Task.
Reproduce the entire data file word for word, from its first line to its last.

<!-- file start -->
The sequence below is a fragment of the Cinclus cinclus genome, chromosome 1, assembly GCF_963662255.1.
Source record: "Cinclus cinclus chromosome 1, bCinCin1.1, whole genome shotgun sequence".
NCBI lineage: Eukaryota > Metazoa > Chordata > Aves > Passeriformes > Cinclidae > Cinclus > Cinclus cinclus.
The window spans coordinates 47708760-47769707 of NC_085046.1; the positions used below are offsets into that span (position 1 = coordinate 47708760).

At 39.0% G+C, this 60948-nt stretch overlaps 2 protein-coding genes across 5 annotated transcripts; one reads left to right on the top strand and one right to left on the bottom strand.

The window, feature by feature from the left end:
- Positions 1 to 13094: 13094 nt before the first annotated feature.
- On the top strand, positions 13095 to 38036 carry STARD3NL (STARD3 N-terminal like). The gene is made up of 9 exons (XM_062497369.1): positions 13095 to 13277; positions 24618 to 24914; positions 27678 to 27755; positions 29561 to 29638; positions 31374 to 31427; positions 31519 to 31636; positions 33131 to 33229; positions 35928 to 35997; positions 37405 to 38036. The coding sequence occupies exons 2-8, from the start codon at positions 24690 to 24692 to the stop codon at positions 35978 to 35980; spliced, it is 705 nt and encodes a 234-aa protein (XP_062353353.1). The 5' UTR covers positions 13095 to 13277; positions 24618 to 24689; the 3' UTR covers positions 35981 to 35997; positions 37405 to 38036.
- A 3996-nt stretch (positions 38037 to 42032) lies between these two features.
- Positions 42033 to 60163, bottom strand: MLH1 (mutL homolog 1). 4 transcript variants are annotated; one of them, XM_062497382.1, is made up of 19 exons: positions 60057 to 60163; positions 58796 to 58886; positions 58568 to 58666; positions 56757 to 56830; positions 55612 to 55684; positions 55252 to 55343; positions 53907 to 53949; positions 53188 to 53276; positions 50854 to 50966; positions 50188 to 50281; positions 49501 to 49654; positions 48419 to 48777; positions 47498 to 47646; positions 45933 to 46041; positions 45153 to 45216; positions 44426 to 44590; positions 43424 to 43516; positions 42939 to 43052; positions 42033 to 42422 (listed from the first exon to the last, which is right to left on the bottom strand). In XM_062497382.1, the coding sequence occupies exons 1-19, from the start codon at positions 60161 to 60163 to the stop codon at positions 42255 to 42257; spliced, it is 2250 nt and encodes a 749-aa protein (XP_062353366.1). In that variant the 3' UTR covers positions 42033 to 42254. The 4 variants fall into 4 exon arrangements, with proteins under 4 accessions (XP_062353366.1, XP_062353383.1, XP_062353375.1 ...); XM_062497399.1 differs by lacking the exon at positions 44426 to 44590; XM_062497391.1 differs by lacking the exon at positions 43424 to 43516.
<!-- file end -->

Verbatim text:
The sequence below is a fragment of the Cinclus cinclus genome, chromosome 1, assembly GCF_963662255.1.
Source record: "Cinclus cinclus chromosome 1, bCinCin1.1, whole genome shotgun sequence".
NCBI lineage: Eukaryota > Metazoa > Chordata > Aves > Passeriformes > Cinclidae > Cinclus > Cinclus cinclus.
The window spans coordinates 47708760-47769707 of NC_085046.1; the positions used below are offsets into that span (position 1 = coordinate 47708760).

At 39.0% G+C, this 60948-nt stretch overlaps 2 protein-coding genes across 5 annotated transcripts; one reads left to right on the top strand and one right to left on the bottom strand.

The window, feature by feature from the left end:
- Positions 1 to 13094: 13094 nt before the first annotated feature.
- On the top strand, positions 13095 to 38036 carry STARD3NL (STARD3 N-terminal like). The gene is made up of 9 exons (XM_062497369.1): positions 13095 to 13277; positions 24618 to 24914; positions 27678 to 27755; positions 29561 to 29638; positions 31374 to 31427; positions 31519 to 31636; positions 33131 to 33229; positions 35928 to 35997; positions 37405 to 38036. The coding sequence occupies exons 2-8, from the start codon at positions 24690 to 24692 to the stop codon at positions 35978 to 35980; spliced, it is 705 nt and encodes a 234-aa protein (XP_062353353.1). The 5' UTR covers positions 13095 to 13277; positions 24618 to 24689; the 3' UTR covers positions 35981 to 35997; positions 37405 to 38036.
- A 3996-nt stretch (positions 38037 to 42032) lies between these two features.
- Positions 42033 to 60163, bottom strand: MLH1 (mutL homolog 1). 4 transcript variants are annotated; one of them, XM_062497382.1, is made up of 19 exons: positions 60057 to 60163; positions 58796 to 58886; positions 58568 to 58666; positions 56757 to 56830; positions 55612 to 55684; positions 55252 to 55343; positions 53907 to 53949; positions 53188 to 53276; positions 50854 to 50966; positions 50188 to 50281; positions 49501 to 49654; positions 48419 to 48777; positions 47498 to 47646; positions 45933 to 46041; positions 45153 to 45216; positions 44426 to 44590; positions 43424 to 43516; positions 42939 to 43052; positions 42033 to 42422 (listed from the first exon to the last, which is right to left on the bottom strand). In XM_062497382.1, the coding sequence occupies exons 1-19, from the start codon at positions 60161 to 60163 to the stop codon at positions 42255 to 42257; spliced, it is 2250 nt and encodes a 749-aa protein (XP_062353366.1). In that variant the 3' UTR covers positions 42033 to 42254. The 4 variants fall into 4 exon arrangements, with proteins under 4 accessions (XP_062353366.1, XP_062353383.1, XP_062353375.1 ...); XM_062497399.1 differs by lacking the exon at positions 44426 to 44590; XM_062497391.1 differs by lacking the exon at positions 43424 to 43516.